The majority of adenovirus serotypes can bind to the coxsackievirus and adenovirus receptor (CAR) on human cells despite only limited conservation of the amino acid residues that comprise the receptor-binding sites of these viruses. Using a fluorescence anisotropy-based assay, we determined that the recombinant knob domain of the fiber protein from adenovirus serotype (Ad) 2 binds the soluble, N-terminal domain (domain 1 (D1)) of CAR with 8-fold greater affinity than does the recombinant knob domain from Ad12. Homology modeling predicted that the increased affinity of Ad2 knob for CAR D1 could result from additional contacts within the binding interface contributed by two residues, Ser408 and Tyr477, which are not conserved in the Ad12 knob. Consistent with this structural model, substitution of serine and tyrosine for the corresponding residues in the Ad12 knob (P417S and S489Y) increased the binding affinity by 4- and 8-fold, respectively, whereas the double mutation increased binding affinity 10-fold. X-ray structure analysis of Ad12 knob mutants P417S and S489Y indicated that both substituted residues potentially could form additional hydrogen bonds across the knob-CAR interface. Structural changes resulting from these mutations were highly localized, implying that the high tolerance for surface variation conferred by the stable knob scaffold can minimize the impact of antigenic drift on binding specificity and affinity during evolution of virus serotypes. Our results suggest that the interaction of knob domains from different adenovirus serotypes with CAR D1 can be accurately modeled using the Ad12 knob-CAR D1 crystal structure as a template.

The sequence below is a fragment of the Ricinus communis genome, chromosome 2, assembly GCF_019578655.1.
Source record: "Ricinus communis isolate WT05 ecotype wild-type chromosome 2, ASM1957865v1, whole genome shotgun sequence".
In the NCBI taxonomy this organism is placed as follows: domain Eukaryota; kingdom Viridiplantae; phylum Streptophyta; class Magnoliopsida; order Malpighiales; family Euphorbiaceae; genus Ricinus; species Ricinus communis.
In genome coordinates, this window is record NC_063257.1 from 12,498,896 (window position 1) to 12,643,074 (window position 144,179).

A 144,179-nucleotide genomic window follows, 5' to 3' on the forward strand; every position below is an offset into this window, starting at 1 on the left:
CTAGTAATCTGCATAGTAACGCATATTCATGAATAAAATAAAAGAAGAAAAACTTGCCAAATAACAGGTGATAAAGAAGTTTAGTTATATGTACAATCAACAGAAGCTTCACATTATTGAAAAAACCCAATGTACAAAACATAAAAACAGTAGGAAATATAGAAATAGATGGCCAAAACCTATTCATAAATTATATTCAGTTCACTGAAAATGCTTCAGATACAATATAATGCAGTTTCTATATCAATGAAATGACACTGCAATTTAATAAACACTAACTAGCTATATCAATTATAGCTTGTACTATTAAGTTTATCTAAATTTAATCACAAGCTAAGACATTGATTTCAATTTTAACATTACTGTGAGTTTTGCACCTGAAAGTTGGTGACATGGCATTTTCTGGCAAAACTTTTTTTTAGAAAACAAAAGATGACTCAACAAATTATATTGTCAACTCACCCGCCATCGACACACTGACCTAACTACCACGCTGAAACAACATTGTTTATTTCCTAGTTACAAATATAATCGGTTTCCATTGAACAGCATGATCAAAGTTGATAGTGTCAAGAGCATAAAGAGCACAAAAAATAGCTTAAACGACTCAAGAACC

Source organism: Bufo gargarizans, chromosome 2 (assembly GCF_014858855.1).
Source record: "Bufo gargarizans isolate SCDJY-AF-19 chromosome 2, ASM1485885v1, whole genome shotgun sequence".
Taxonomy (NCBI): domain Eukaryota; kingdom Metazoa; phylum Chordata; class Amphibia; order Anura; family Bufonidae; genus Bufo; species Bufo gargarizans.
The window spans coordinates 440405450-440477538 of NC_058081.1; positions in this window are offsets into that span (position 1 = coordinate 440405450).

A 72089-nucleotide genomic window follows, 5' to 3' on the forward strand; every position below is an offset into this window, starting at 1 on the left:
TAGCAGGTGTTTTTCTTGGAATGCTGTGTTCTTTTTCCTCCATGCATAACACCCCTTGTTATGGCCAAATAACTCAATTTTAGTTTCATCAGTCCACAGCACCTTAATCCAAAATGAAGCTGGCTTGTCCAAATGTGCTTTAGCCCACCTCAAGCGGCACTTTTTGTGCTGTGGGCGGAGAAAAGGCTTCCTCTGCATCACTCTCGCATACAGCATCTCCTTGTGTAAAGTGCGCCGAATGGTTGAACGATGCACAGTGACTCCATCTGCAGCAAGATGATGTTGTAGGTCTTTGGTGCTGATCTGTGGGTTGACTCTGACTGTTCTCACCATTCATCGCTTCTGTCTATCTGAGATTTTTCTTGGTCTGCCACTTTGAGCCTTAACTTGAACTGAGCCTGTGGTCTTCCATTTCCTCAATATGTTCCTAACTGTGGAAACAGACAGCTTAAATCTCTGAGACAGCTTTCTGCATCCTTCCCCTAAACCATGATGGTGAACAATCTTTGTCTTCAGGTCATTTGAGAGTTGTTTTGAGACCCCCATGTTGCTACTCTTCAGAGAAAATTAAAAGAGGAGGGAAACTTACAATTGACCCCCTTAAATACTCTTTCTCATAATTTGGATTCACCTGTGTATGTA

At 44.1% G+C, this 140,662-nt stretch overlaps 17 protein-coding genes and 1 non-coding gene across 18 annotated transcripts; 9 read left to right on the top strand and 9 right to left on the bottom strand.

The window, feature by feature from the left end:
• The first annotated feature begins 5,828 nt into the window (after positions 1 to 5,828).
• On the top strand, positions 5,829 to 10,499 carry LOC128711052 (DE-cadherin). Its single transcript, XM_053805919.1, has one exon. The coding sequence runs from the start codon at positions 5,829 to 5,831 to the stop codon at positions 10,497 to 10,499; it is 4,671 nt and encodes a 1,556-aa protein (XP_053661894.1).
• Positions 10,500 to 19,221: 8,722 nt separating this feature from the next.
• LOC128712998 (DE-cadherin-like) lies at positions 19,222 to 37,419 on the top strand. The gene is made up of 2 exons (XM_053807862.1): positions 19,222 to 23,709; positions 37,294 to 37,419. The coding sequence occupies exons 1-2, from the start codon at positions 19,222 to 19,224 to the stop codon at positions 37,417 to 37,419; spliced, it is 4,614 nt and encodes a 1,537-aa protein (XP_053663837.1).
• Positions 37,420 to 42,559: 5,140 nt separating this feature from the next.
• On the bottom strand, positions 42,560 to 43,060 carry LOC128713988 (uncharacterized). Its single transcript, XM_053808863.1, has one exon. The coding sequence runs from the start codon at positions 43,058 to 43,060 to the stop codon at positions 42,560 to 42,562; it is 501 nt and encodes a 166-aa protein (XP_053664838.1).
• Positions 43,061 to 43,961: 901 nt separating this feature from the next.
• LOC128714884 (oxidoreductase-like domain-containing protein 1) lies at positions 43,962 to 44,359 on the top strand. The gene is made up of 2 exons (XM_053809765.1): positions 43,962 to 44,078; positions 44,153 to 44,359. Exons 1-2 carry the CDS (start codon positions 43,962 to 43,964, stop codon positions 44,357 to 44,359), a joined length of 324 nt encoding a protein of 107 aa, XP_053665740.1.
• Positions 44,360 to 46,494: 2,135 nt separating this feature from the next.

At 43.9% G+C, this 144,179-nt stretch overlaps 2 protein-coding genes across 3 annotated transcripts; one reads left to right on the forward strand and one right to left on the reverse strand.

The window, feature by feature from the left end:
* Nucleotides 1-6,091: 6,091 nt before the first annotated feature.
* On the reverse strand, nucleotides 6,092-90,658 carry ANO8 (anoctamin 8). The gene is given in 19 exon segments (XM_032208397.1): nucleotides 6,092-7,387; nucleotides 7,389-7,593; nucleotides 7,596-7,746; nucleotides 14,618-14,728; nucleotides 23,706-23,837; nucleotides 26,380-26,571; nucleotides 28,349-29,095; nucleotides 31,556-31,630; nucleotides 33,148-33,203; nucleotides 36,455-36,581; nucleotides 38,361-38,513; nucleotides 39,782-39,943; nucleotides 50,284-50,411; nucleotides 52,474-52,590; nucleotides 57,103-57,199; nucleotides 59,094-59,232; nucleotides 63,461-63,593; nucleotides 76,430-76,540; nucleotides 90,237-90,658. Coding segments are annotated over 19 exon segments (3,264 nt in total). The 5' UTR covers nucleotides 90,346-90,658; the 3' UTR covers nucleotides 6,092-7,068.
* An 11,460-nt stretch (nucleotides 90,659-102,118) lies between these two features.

All Science Journal Classification (ASJC) codes
- Molecular Biology
- Cell Biology